By four months, most babies begin to show preferences for sleeping longer at night. By six months, many babies can go five to six hours or more without feeding and will begin to sleep through the night. Daytime naps are reduced as the baby grows. Babies up to 3 months of age should sleep 14 to 17 hours over a 24-hour period, according to the National Sleep Foundation.
Many will have established themselves in a daily sleep routine of two or three naps during the day, followed by a longer sleep during the night after a nighttime feeding. A baby who has been fed and sleepy can learn to fall asleep on his own between 4 and 6 months, or even earlier. Waking up at night is still normal after this, but if they have not yet learned to fall asleep on their own, they will usually want someone to comfort them when they wake up, even if they are not hungry. Studies have shown that babies from families who use various “sleep training methods” are no longer more likely to have attachment, emotional, or behavioral problems later in childhood.
Read more about Getting Your Baby to Sleep Through the Night for tips, proven bedtime routines, and schedules that work. Babies need sleep to grow and develop. But sleep usually doesn't consolidate into longer blocks during the night until babies are 3 to 6 months old. If you are worried that your baby is not getting enough sleep or that there may be another problem at play, consult your pediatrician.
The doctor can treat sleep problems, offer advice on sleep habits, and make sure your baby doesn't have any medical problems, such as reflux or an ear infection. If you're ready to train your baby to sleep, you may be wondering if the lift-and-drop method is effective. If you are concerned about your baby's sleep, it's a good idea to see a child health professional for help. Getting your baby on a consistent sleep schedule can sometimes seem like nothing more than an impossible dream.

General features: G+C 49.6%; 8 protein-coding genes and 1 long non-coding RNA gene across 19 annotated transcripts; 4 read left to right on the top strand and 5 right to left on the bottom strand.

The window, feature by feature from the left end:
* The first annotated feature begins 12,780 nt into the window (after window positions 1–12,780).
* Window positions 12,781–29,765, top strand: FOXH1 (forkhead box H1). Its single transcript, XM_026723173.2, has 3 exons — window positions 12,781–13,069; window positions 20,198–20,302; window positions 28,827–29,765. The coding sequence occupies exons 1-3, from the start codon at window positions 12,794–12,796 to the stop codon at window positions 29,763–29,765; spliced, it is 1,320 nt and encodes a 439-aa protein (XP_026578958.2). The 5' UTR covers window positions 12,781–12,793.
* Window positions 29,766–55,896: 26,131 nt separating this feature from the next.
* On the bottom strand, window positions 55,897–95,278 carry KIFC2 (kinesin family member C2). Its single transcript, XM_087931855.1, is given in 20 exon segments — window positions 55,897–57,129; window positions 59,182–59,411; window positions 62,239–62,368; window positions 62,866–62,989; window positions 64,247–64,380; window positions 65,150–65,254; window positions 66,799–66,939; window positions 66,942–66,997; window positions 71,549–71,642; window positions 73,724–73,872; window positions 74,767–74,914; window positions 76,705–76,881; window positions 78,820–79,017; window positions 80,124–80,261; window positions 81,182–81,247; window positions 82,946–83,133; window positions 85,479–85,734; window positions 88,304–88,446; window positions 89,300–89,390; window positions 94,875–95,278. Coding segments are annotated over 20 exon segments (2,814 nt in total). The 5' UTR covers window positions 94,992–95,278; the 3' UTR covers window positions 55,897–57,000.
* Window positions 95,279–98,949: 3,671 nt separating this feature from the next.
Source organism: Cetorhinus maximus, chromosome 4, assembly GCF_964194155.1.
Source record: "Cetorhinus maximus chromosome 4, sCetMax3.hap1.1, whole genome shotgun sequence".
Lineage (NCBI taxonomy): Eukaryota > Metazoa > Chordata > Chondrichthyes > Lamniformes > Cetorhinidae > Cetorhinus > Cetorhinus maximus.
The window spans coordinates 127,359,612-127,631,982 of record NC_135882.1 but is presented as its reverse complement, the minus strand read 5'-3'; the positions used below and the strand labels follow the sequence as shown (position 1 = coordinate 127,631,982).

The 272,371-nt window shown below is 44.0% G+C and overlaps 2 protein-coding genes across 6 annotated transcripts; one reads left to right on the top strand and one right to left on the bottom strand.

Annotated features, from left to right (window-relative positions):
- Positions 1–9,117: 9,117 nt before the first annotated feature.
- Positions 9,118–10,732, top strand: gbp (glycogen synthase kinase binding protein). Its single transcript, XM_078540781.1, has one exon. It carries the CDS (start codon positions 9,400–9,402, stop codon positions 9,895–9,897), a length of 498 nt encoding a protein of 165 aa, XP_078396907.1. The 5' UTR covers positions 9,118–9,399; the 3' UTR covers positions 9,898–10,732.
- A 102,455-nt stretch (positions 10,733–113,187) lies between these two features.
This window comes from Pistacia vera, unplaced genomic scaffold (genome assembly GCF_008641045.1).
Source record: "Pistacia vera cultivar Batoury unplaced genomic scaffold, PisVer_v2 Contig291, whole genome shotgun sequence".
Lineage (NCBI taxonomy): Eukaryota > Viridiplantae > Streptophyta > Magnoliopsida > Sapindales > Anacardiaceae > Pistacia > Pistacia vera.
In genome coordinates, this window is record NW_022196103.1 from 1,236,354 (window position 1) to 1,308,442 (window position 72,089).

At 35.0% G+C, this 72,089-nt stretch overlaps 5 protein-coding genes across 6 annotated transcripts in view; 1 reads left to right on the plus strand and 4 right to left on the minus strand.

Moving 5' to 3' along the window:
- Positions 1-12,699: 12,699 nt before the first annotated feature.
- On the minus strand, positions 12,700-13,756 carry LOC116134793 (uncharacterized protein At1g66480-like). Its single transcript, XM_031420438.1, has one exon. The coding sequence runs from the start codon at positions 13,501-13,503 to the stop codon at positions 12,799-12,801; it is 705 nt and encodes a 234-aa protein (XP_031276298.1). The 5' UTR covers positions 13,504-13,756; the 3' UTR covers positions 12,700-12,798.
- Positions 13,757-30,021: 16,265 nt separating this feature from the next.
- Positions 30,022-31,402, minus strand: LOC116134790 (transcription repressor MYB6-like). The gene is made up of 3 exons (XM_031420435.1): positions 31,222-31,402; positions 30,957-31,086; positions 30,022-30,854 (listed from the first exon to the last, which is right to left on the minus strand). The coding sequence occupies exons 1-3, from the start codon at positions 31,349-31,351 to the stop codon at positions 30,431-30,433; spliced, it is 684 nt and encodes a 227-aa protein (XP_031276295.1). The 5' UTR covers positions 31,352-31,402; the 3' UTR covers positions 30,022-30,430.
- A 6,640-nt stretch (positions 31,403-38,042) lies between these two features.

Experts generally consider “sleep through the night” to be 6 to 9 hours of sleep straight for children and adults. By the time some babies reach this age, they begin to have more consolidated sleep blocks at night with three or four naps during the day. For better or worse, sleep through the night is only achieved after the key processes of development have occurred. Even after your baby has followed regular sleep patterns and schedules, despite his best attempts, your baby may wake up sporadically mid-sleep for no apparent reason.
Zen Swaddle and Zen Sack as part of a sleep routine can help establish positive sleep associations that teach your baby to calm down and return to sleep on their own. As always, talk to your pediatrician if you are concerned about your baby's ability to sleep through the night at this time. Usually by 6 months, most babies, but not all, are able to sleep 8 to 12 hours, with brief awakenings but not feeding them, during the night. There is a strong relationship between baby's sleep difficulties and symptoms of postnatal depression in women and postnatal depression in men.
If your baby is growing steadily and gaining beyond his or her birth weight, breastfeeding or bottle-feeding well, and has a lot of wet diapers and stools for his age, then your pediatrician may say that it is OK to let him sleep for long periods, even 8 or more hours at a time, if he is willing to do so. These increases in calories per food reduce the number of daily feedings babies need and increase their ability to sleep longer at night. So your baby may still need to breastfeed every 1.5 to 3 hours for the first 1 to 2 months, but you may be able to sleep longer at night. It's not uncommon to believe that the quickest way to get your baby to sleep through the night is to keep him awake during the day.
Longer uninterrupted sleep usually lasts between 5 and 8 hours (some may sleep even longer, especially with a sleeping pill, such as SNOO). .